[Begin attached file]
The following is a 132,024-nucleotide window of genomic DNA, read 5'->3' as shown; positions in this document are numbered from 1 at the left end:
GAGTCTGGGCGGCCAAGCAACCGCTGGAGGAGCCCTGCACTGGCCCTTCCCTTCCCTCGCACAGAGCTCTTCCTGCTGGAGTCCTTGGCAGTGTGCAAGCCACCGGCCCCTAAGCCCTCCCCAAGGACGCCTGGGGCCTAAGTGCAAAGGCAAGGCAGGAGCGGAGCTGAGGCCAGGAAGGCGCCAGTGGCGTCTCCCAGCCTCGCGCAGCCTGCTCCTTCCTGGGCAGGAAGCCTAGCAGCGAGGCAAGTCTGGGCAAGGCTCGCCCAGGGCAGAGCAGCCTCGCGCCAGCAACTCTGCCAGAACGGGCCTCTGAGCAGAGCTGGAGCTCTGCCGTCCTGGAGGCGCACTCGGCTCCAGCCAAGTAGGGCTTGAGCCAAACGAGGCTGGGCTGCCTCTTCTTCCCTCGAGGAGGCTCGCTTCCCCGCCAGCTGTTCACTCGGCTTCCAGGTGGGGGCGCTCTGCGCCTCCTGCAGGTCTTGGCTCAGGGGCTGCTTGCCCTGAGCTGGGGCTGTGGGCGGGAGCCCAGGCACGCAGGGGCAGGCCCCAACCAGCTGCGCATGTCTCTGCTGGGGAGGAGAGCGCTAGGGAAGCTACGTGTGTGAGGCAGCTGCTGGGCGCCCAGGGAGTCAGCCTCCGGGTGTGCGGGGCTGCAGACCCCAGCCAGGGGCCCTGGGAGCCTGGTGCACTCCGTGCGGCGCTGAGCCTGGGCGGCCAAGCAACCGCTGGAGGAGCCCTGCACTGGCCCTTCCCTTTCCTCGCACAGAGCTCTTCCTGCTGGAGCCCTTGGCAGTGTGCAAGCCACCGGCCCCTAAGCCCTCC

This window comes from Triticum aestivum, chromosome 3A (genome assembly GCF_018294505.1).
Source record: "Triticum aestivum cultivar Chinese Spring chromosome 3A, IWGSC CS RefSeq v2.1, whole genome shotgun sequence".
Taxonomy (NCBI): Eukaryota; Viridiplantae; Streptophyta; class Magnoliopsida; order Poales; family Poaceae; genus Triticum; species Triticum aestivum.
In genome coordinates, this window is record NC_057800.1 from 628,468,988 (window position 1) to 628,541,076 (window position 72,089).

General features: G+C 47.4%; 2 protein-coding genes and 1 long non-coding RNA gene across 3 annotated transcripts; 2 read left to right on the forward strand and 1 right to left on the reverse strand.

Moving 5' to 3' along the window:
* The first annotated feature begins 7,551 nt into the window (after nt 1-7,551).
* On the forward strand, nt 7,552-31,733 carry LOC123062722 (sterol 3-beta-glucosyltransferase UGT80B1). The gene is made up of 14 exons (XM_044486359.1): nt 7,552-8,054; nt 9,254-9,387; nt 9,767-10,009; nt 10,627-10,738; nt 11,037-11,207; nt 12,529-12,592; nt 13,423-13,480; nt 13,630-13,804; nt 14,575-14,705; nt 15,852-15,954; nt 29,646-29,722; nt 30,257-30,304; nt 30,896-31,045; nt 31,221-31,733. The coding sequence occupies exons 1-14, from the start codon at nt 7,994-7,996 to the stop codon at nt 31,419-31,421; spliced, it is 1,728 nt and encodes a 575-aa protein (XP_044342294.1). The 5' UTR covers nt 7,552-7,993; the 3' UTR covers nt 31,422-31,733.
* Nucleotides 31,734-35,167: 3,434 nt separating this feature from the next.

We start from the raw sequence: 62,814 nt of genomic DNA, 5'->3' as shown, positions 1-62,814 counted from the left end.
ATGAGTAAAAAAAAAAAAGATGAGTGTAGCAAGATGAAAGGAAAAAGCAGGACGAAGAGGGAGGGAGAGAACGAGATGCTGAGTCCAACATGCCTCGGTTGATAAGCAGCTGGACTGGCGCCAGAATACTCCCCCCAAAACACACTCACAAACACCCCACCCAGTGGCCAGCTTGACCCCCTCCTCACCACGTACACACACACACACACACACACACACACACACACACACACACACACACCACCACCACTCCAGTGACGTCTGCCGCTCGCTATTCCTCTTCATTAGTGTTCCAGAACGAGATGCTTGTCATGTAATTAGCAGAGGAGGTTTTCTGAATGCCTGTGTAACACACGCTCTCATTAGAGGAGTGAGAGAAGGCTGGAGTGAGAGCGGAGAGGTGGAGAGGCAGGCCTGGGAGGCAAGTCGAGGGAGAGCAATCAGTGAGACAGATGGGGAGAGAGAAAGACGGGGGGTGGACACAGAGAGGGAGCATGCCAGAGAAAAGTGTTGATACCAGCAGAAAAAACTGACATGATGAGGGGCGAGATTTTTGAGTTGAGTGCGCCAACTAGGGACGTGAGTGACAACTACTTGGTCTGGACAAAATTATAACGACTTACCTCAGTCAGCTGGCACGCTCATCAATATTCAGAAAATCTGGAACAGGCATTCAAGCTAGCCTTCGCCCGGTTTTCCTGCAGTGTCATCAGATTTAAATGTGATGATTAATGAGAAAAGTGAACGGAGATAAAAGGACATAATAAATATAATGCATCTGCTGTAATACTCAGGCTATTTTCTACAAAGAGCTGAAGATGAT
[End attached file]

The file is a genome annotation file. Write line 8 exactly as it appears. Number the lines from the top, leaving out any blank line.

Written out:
Moving 5' to 3' along the window: